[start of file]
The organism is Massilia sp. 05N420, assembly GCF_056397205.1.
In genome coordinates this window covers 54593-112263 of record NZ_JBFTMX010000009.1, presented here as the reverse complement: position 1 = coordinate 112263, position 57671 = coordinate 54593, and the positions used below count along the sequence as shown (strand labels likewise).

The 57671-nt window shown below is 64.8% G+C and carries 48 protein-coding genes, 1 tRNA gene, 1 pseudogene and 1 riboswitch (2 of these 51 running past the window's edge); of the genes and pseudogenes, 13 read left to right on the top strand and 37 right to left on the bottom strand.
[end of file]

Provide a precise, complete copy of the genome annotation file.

The organism is Massilia sp. 05N420, assembly GCF_056397205.1.
In genome coordinates this window covers 54593-112263 of record NZ_JBFTMX010000009.1, presented here as the reverse complement: position 1 = coordinate 112263, position 57671 = coordinate 54593, and the positions used below count along the sequence as shown (strand labels likewise).

The 57671-nt window shown below is 64.8% G+C and carries 48 protein-coding genes, 1 tRNA gene, 1 pseudogene and 1 riboswitch (2 of these 51 running past the window's edge); of the genes and pseudogenes, 13 read left to right on the top strand and 37 right to left on the bottom strand.